Alexander Pushkin (1799-1837) was a Russian author who was prominent during the Romantic era. Commonly referred to as the Father of Russian Literature, one of his most famous works was Boris Godunov, which formed the basis for the libretto of the opera of the same name.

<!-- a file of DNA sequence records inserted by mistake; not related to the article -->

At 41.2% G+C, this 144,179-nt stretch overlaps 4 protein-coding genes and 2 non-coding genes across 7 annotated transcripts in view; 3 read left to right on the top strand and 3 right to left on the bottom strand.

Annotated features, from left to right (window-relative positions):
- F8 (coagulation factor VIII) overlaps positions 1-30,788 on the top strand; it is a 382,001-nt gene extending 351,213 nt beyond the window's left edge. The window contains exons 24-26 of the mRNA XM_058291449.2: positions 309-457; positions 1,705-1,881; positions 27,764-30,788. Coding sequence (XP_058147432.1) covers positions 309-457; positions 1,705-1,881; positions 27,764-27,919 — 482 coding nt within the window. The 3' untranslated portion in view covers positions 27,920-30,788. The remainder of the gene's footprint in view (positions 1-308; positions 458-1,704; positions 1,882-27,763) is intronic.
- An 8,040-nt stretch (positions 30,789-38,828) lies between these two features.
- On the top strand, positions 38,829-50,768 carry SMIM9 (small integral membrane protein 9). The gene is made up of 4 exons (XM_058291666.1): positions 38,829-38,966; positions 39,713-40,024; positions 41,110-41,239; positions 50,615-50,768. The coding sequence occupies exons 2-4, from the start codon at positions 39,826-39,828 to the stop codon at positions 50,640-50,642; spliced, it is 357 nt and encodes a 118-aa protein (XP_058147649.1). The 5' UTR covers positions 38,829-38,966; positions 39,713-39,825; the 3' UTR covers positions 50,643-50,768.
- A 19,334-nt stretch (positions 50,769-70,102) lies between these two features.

Pushkin was exiled to Siberia by Tsar Alexander I, but due to his growing popularity as a poet and a writer of books-in-verse, was permitted to return to the capital by Tsar Nicholas I. Dissatisfaction with his life there contributed to the anxiety that led Pushkin to challenge one of his lover's suitors to a duel, where he lost his life before the age of 40.
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